The Grand Palais will hold stands from 191 galleries from 26 countries, including Turkey, Mexico, Norway, India and South Korea. Most galleries, as in previous years, hail from France, the United States and Germany. Major dealers include Hauser & Wirth from Switzerland; White Cube from Britain; Paula Cooper and Gagosian from the United States; Sprüth Magers from Germany; and from France, the cream of the Paris galleries, including Perrotin and Marian Goodman.

It will also be a last FIAC for the legendary French dealer Yvon Lambert, who confirmed this summer that, at 68, he will be closing his Paris gallery in order to focus on books and literature.

The Grand Palais will be divided into sections, with established galleries in one area and newer galleries in another. There will also be a space dedicated to the works of the nominees for the Marcel Duchamp prize, one of France’s most prestigious contemporary art awards. On the shortlist this year are Théo Mercier, Julien Prévieux, Florian and Michaël Quistrebert, and Evariste Richer. The winner will be announced on Oct. 25.

The work of 3,430 contemporary and Modern artists will be on sale, including established names like Marina Abramovic (Krinzinger Gallery); Zeng Fanzhi (Gagosian); Nan Goldin (Matthew Marks); Ai Weiwei (Lisson Gallery and Continua); and Dan Flavin (Pace). They will be alongside rising stars like the 35-year-old British painter and sculptor Lydia Gifford (Laura Bartlett); the multidisciplinary Indian artist Asim Waqif (Nature Morte); and Cyprien Gaillard, the 34-year-old French multimedia wunderkind, whose work will be on show at Bugada & Cargnel, Sprüth Magers and Gladstone Gallery.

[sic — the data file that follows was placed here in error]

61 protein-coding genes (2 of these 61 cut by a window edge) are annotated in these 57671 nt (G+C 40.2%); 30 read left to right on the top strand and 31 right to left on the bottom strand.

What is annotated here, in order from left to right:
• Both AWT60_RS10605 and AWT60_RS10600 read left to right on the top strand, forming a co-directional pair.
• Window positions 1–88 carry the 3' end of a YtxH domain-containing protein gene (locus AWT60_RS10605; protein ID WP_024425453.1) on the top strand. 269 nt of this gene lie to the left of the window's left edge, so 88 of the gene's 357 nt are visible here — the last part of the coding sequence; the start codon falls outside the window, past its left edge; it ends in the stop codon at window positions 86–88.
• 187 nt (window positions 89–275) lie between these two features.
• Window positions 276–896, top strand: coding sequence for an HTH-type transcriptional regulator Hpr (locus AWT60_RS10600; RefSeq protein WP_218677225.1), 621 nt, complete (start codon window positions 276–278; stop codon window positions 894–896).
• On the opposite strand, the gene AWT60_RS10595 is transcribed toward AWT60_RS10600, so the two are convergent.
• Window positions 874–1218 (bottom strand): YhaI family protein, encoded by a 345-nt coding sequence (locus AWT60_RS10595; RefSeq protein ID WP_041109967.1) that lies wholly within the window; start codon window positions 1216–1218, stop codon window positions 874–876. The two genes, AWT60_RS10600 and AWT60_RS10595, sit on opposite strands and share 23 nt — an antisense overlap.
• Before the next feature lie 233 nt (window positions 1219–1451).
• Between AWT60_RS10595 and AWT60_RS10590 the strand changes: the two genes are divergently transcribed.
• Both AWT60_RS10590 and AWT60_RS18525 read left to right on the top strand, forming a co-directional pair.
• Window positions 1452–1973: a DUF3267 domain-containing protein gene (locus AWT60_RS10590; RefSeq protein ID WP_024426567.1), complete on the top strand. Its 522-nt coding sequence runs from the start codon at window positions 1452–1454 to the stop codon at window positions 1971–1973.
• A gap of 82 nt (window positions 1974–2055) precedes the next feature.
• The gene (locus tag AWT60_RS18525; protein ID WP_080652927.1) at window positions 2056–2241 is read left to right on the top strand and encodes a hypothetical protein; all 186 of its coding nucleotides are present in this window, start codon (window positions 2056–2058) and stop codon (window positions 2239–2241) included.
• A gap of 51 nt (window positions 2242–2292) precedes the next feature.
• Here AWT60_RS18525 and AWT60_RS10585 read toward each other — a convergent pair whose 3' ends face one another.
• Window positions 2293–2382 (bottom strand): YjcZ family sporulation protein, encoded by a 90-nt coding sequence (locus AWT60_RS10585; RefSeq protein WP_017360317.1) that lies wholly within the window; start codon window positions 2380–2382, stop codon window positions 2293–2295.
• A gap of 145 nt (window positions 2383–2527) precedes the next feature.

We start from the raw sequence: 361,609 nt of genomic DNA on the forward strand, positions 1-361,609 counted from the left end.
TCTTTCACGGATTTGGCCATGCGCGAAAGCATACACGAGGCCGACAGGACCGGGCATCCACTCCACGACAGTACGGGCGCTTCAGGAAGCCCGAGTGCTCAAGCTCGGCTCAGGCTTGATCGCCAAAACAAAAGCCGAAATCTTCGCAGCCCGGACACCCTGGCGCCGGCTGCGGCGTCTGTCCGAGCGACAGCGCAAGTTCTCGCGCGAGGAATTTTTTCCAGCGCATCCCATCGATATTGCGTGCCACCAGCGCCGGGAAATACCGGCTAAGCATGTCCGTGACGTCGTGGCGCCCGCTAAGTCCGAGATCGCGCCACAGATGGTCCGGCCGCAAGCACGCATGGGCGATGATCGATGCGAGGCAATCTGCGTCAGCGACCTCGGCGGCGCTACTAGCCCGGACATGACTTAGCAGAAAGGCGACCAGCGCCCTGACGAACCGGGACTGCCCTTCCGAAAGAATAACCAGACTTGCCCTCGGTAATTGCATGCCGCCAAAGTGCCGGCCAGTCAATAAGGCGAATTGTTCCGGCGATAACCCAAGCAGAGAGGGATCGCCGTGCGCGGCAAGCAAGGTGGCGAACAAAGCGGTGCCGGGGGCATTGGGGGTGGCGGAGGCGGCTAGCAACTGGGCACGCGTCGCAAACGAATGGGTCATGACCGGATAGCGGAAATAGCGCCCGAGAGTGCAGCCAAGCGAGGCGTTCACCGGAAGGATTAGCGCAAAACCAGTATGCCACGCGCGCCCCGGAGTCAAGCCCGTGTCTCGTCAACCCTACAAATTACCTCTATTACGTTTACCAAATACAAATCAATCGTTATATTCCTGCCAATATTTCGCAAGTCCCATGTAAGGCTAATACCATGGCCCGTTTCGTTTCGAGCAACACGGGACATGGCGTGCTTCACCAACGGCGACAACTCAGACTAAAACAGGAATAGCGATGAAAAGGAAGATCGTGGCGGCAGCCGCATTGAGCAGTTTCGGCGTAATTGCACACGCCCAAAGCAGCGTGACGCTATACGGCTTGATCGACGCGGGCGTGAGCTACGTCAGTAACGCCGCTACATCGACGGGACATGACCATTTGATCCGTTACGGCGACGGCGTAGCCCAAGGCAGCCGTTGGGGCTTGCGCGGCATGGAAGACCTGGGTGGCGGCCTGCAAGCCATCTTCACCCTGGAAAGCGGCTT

“Installation View, Drawn,” by Lydia Gifford.CreditLydia Gifford/Laura Bartlett Gallery

(Off)icielle, the new satellite fair, runs from Oct. 22-26 at Paris’s new City of Fashion and Design, known as Les Docks, which opened in 2012 in the 13th Arrondissement in the city’s southeast quadrant. Sixty-eight galleries from 13 countries will be showcasing works there in a vast, 3,700-square-meter space.

Fringe events are not new to art fairs, a recent example being Frieze Masters, focused on historical art, which opened in London in 2012. But rather than scanning the past, Ms. Flay wanted (Off)icielle to highlight up-and-coming dealers, or galleries that might have been overlooked.

“It’s not some little thing we’re doing on the side, it’s absolutely a part of FIAC,” said Ms. Flay, who, having run her own gallery in Paris from 1990 to 2003, understands the importance of art fairs for dealers.